TANGENT ALERT:  Once was shortly after I moved to Boston.  When I lived in Boston U.’s student ghetto, I was coming home from work one night and there was a party in full swing in one of the houses around the corner from my apartment on Commonwealth Ave.  I merged into the crowd and was soon part of the revelry.  Besides two kegs of beer, the centerpiece of the living room was a tall metal cylinder.  The hosts had attached a long rubber hose to the nozzle, and people would insert the hose into their mouths, and the person controlling the flow would adjust the gauge as people gestured, usually by making an up-up-up motion with their flat palms.  I took my turn, and felt the room spin round and round.  I staggered back from the tank, and I remember someone catching me under the armpits and seating me in a chair before I fell.  (I did learn from watching a woman taking her turn at the cylinder that it’s prudent to go to the bathroom beforehand.)

That was my introduction to nitrous oxide, known as laughing gas, chemical formula N2O.  One of the people who lived in the house was an anesthesiology student at Tufts Medical Center, and he “borrowed” one of the tanks for the party.  I had known about laughing gas, because I knew some kids at Marietta High School who loved to use whippits, but I had never tried them at that time.

My other prolonged experience was about a decade later.  I was visiting a friend in St. Louis for Thanksgiving, and wondered why his best friend and the best friend’s girlfriend seemed to buy Reddi-wip five or six cans at a time.  I was naïve enough to think they just loved pumpkin pie.  It was Thanksgiving, after all.  But that didn’t explain why they would let them soak in a kitchen sink full of hot water for several hours.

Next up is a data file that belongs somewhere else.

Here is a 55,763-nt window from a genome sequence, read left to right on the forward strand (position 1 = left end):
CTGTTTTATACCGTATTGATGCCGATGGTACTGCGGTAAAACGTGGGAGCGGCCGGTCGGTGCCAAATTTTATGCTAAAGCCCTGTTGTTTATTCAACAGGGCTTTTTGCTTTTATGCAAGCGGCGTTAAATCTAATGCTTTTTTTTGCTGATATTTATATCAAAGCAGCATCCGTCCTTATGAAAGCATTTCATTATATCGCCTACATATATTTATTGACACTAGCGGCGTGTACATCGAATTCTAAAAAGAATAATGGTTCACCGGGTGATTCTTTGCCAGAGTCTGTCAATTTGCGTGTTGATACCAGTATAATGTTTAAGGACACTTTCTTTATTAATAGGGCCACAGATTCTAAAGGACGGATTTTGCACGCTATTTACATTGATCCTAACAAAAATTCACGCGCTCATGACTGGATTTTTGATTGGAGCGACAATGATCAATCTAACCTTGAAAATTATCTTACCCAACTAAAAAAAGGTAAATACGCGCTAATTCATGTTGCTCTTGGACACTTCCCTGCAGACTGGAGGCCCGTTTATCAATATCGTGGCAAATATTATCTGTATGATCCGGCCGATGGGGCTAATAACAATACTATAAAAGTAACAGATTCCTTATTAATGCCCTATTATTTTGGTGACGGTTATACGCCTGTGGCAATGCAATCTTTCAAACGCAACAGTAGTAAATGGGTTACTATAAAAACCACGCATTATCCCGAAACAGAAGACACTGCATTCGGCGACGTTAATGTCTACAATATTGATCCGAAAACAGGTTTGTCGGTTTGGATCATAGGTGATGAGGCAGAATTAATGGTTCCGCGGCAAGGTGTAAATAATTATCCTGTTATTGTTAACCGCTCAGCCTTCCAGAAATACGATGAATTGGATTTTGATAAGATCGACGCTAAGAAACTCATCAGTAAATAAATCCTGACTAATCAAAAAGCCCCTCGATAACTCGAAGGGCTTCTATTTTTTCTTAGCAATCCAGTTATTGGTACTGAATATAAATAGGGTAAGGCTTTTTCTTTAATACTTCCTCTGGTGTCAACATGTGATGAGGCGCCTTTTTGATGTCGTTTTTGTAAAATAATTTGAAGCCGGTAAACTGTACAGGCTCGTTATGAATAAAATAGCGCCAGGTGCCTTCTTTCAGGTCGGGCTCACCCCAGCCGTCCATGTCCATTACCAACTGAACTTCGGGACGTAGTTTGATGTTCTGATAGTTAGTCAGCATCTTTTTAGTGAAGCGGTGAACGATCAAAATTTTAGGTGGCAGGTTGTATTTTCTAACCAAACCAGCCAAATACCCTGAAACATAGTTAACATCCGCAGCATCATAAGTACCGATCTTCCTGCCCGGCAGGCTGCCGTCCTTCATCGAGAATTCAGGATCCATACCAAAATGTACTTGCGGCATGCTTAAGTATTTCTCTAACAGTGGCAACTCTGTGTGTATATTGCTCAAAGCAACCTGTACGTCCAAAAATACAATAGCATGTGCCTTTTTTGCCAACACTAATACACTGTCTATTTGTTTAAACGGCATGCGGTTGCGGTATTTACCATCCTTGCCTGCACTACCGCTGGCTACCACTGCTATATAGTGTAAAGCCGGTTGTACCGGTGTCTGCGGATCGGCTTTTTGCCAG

My friend’s friend was an able tutor.  Put the nozzle in your mouth, spray while inhaling, and keep spraying until your lungs were full.  The whipped cream was now a useless glob at the bottom of the can.  Reddi-wip (sometimes called “giggle cream”) uses nitrous oxide as a propellant, I learned.  I did as instructed, and all of us were in a living room with deep shag carpeting.  I remember noticing that my vision cleared up totally to 20/20 for that minute.  There was a lifting feeling, almost like I was straying from my body for a minute, and I lay back on the floor, keeping a firm grip on the shag carpeting, like I was hanging on during a fast ride.  There was total silence in the room.  I looked around, and everyone was lying on the floor, unmoving, intent on the ceiling, each in his/her own thoughts, and loving it.  It was over a minute before I felt like I was coming back to myself.  No hangover, no craving for seconds, and it would clear my system in minutes.

BACK ON POINT AT LAST: Dr. Clark fed me an almost continuous supply of nitrous oxide through a rubber nasal mask during the procedure.  He used a long Q-Tip to apply a topical gel, and during the procedure this evening I was totally oblivious to the fact that he had injected my gums with Novocaine.  At worst, it felt like he had nicked a canker sore.  My shut-eye last night was minimal, so I was soon fast asleep, but I was “with it” enough to respond to requests like “Tilt your head back, please” or “Open a little wider, please.”  He pulled several wisdom teeth, did a thorough cleaning, and when he was finished, switched the nitrous to pure oxygen to bring me around.

My tongue and lips felt very thick, and I was slurring my words.  This wasn’t because of the nitrous, but because I had two big pieces of gauze in my mouth.  Both Dr. Clark and the receptionist assured me my lips and tongue looked normal, which was good news.  I felt like I was wearing those brightly colored wax lips that kids used to like to wear on Hallowe’en when I was in grade school.

Nitrous’ effects clear when you walk out into fresh air, so I was able to walk to the nearby Kroger to pay my electric bill and buy my July bus pass.  (As you’ll recall from my previous entry, Fringe Benefits Management Company’s people are too busy playing Farmville and Sudoku online all day to call me to ask why my bus pass came back to them, and ask if there was another address they should use.)  Steph could see the residual effects of the nitrous oxide in the way I almost drifted into the front room when I came home.

More importantly, she was quite pleased with Dr. Clark’s handiwork.  Two or three appointments, and the work will be completed.